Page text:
Since some DC subsets share their capacities for pathogen recognition (73, 74), they also may translate them into same polarized pathogen-specific T-helper cell (Th) response. The treatment of bulk BM-DC cultures with different maturation stimuli appeared valuable to determine distinct response patterns by mRNA analyses, which could be attributed to DC-mediated Th1 and Th2 polarization (75).
Monocytes as a Source for DCs
Under steady-state conditions, MoDCs are hardly found in mice and man (76). However, epithelia and mucosal tissues do contain detectable amounts of MoDCs presumably induced by commensals (77). Clearly, inflammatory and infectious conditions can recruit Ly-6Chigh monocytes into tissues, which then develop into DCs that initiate T cell priming in the draining lymph nodes (55, 78–81). Similar results were obtained for the appearance of MoDCs in humans from synovia of rheumatoid arthritis patients and ascites from cancer patients (44). Thus, fully functional MoDCs can be differentiated under inflammatory or infectious conditions from monocytes in mice and humans.
In the absence of or early after depletion of Batf3-dependent CD103+ DCs in C57BL/6 mice with Leishmania infection a Th1 response does not develop (82). However, during later stages 4 weeks after infection, dermal MoDCs were the only DC subset at the site of skin infection and in the draining lymph nodes to present Leishmania antigens and to produce IL-12 to maintain the Th1 response (56). Together, these data led us to establish a “windmill model” of MoDC function (Figure 2).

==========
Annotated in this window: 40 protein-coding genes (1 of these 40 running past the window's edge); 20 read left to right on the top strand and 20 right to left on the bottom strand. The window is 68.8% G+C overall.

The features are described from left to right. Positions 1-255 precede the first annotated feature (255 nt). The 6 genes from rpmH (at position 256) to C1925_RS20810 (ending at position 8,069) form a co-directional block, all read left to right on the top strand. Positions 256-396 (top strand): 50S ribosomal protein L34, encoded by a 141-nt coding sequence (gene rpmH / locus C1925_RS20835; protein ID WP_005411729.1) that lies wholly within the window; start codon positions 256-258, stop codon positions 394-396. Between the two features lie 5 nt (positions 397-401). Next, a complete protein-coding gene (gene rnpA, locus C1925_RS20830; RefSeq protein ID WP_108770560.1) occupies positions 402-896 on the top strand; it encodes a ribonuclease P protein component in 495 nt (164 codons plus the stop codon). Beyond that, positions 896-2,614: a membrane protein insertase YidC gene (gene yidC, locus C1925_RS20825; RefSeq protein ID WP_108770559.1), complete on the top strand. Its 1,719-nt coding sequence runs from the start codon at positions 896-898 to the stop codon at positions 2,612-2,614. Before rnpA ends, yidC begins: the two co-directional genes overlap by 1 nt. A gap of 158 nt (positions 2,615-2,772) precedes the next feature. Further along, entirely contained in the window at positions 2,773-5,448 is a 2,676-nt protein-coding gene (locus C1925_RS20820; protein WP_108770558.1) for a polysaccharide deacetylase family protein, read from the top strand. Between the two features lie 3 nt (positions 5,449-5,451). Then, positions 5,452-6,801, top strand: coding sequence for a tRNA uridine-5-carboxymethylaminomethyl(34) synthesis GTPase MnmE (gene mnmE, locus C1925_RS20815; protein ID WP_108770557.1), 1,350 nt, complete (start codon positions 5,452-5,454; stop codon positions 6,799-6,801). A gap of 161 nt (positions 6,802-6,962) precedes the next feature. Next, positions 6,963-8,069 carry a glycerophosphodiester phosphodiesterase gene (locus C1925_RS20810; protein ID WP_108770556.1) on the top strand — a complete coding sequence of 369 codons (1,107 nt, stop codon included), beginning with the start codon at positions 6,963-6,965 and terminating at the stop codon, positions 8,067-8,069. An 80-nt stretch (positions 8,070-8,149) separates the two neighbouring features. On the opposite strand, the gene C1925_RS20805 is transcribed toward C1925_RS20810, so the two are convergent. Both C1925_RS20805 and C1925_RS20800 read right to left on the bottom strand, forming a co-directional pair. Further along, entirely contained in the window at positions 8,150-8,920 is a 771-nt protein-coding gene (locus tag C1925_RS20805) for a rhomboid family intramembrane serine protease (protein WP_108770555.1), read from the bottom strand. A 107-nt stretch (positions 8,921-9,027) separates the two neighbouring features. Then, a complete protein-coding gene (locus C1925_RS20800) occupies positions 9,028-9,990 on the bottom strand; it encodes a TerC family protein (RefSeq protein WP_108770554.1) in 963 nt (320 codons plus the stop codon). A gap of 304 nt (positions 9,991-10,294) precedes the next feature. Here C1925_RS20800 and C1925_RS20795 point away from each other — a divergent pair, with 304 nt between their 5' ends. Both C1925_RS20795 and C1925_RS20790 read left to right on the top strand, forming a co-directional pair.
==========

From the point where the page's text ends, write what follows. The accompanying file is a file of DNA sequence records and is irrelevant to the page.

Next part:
In vitro studies showed a strict dependency of murine BM-DCs and human MoDCs on GM-CSF. When such in vitro-generated cells were injected s.c. or i.d. they homed to the T cell areas of the draining lymph nodes (83), a typical DC function that requires CCR7 expression (84). In comparison, inert particles (85) were flushed into the lymph nodes by the lymph fluid; they only penetrated the subcapsular sinus but did not reach the T cell zone. From these studies, it had been concluded that GM-CSF is also critical for driving inflammatory MoDC generation in vivo.